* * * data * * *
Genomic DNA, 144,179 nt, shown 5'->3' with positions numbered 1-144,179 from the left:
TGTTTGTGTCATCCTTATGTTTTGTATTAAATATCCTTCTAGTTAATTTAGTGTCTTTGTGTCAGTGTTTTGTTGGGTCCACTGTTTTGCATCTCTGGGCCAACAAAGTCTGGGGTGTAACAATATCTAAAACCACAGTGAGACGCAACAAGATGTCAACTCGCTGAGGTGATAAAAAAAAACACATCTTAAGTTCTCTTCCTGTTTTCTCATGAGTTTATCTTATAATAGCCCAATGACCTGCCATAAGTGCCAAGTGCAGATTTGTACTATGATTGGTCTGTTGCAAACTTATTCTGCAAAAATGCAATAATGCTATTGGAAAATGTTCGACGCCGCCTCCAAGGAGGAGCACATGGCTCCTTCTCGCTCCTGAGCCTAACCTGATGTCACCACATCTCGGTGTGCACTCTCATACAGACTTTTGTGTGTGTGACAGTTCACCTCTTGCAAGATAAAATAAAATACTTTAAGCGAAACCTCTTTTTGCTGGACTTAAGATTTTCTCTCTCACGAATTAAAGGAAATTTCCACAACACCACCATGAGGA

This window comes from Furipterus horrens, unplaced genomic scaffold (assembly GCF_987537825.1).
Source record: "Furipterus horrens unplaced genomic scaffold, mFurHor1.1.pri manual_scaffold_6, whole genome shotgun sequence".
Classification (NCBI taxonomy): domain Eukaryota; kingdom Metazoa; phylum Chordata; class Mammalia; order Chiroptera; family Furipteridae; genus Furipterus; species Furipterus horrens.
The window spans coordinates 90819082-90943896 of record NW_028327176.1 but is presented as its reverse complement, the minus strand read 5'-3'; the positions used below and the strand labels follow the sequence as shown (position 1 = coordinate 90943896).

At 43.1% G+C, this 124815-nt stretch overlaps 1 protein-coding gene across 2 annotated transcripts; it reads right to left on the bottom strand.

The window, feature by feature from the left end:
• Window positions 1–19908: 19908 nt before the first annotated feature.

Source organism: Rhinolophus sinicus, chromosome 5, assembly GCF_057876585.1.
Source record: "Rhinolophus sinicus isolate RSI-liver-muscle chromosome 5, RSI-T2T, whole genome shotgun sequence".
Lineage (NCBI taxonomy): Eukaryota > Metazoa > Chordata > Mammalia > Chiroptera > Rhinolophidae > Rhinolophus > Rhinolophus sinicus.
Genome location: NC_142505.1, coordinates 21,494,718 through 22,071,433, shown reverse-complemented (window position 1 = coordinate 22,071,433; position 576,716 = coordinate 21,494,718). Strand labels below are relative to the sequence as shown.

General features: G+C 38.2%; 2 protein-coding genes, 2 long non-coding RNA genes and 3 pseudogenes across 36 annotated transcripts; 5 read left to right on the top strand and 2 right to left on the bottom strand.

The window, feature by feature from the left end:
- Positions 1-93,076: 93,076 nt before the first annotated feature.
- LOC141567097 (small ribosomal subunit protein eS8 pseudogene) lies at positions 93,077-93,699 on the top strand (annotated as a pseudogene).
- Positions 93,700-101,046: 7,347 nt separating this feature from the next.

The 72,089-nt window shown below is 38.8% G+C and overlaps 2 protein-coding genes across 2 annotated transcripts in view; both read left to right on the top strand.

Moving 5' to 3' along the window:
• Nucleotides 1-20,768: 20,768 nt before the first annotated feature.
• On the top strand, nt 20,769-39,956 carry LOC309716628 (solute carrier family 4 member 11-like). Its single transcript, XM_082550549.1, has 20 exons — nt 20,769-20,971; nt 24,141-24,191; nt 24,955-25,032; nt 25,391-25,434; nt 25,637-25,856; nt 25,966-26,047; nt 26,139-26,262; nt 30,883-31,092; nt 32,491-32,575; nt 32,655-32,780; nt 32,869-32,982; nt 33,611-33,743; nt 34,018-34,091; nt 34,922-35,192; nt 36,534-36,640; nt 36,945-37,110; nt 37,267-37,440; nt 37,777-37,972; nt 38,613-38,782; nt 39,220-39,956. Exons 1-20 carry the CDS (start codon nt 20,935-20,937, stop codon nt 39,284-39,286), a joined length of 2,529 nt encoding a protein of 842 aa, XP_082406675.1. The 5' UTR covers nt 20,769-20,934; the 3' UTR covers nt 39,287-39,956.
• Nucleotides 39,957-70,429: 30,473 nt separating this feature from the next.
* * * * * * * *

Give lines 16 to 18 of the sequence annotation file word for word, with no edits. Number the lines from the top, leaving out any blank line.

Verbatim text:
- Positions 1-93,076: 93,076 nt before the first annotated feature.
- LOC141567097 (small ribosomal subunit protein eS8 pseudogene) lies at positions 93,077-93,699 on the top strand (annotated as a pseudogene).
- Positions 93,700-101,046: 7,347 nt separating this feature from the next.